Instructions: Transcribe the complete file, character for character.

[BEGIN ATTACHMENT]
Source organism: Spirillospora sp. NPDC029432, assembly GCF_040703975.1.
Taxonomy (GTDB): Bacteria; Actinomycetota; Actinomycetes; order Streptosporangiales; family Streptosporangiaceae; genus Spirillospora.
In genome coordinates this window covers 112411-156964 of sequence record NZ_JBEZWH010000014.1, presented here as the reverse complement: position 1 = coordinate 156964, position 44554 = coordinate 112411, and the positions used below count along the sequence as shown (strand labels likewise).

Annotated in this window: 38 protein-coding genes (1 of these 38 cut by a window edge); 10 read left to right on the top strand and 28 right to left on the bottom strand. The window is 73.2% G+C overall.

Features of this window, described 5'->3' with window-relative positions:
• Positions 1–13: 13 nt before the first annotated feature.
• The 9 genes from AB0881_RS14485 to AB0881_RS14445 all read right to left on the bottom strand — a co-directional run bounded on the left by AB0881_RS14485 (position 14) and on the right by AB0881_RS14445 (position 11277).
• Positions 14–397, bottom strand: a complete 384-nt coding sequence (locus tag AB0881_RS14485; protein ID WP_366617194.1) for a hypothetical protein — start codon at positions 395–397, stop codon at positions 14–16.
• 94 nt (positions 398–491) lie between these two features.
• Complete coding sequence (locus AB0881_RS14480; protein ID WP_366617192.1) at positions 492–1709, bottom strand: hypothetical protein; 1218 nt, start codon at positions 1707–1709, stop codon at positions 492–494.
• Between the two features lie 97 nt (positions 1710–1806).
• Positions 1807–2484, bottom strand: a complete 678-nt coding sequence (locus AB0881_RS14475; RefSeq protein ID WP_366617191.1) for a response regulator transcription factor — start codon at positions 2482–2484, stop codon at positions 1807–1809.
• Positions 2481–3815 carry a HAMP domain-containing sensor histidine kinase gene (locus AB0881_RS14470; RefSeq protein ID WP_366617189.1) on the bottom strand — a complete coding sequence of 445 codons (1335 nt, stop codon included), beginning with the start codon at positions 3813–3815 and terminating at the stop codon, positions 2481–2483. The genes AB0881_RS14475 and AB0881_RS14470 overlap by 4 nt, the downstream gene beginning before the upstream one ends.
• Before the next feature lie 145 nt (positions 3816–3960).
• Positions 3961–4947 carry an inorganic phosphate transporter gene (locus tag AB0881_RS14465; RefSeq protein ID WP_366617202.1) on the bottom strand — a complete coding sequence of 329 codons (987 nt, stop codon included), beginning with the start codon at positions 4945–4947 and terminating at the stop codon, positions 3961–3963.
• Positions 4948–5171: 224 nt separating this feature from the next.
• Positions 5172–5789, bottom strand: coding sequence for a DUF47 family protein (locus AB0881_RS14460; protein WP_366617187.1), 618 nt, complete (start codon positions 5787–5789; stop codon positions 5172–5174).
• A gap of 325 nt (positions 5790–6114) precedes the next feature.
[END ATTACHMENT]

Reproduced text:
Source organism: Spirillospora sp. NPDC029432, assembly GCF_040703975.1.
Taxonomy (GTDB): Bacteria; Actinomycetota; Actinomycetes; order Streptosporangiales; family Streptosporangiaceae; genus Spirillospora.
In genome coordinates this window covers 112411-156964 of sequence record NZ_JBEZWH010000014.1, presented here as the reverse complement: position 1 = coordinate 156964, position 44554 = coordinate 112411, and the positions used below count along the sequence as shown (strand labels likewise).

Annotated in this window: 38 protein-coding genes (1 of these 38 cut by a window edge); 10 read left to right on the top strand and 28 right to left on the bottom strand. The window is 73.2% G+C overall.

Features of this window, described 5'->3' with window-relative positions:
• Positions 1–13: 13 nt before the first annotated feature.
• The 9 genes from AB0881_RS14485 to AB0881_RS14445 all read right to left on the bottom strand — a co-directional run bounded on the left by AB0881_RS14485 (position 14) and on the right by AB0881_RS14445 (position 11277).
• Positions 14–397, bottom strand: a complete 384-nt coding sequence (locus tag AB0881_RS14485; protein ID WP_366617194.1) for a hypothetical protein — start codon at positions 395–397, stop codon at positions 14–16.
• 94 nt (positions 398–491) lie between these two features.
• Complete coding sequence (locus AB0881_RS14480; protein ID WP_366617192.1) at positions 492–1709, bottom strand: hypothetical protein; 1218 nt, start codon at positions 1707–1709, stop codon at positions 492–494.
• Between the two features lie 97 nt (positions 1710–1806).
• Positions 1807–2484, bottom strand: a complete 678-nt coding sequence (locus AB0881_RS14475; RefSeq protein ID WP_366617191.1) for a response regulator transcription factor — start codon at positions 2482–2484, stop codon at positions 1807–1809.
• Positions 2481–3815 carry a HAMP domain-containing sensor histidine kinase gene (locus AB0881_RS14470; RefSeq protein ID WP_366617189.1) on the bottom strand — a complete coding sequence of 445 codons (1335 nt, stop codon included), beginning with the start codon at positions 3813–3815 and terminating at the stop codon, positions 2481–2483. The genes AB0881_RS14475 and AB0881_RS14470 overlap by 4 nt, the downstream gene beginning before the upstream one ends.
• Before the next feature lie 145 nt (positions 3816–3960).
• Positions 3961–4947 carry an inorganic phosphate transporter gene (locus tag AB0881_RS14465; RefSeq protein ID WP_366617202.1) on the bottom strand — a complete coding sequence of 329 codons (987 nt, stop codon included), beginning with the start codon at positions 4945–4947 and terminating at the stop codon, positions 3961–3963.
• Positions 4948–5171: 224 nt separating this feature from the next.
• Positions 5172–5789, bottom strand: coding sequence for a DUF47 family protein (locus AB0881_RS14460; protein WP_366617187.1), 618 nt, complete (start codon positions 5787–5789; stop codon positions 5172–5174).
• A gap of 325 nt (positions 5790–6114) precedes the next feature.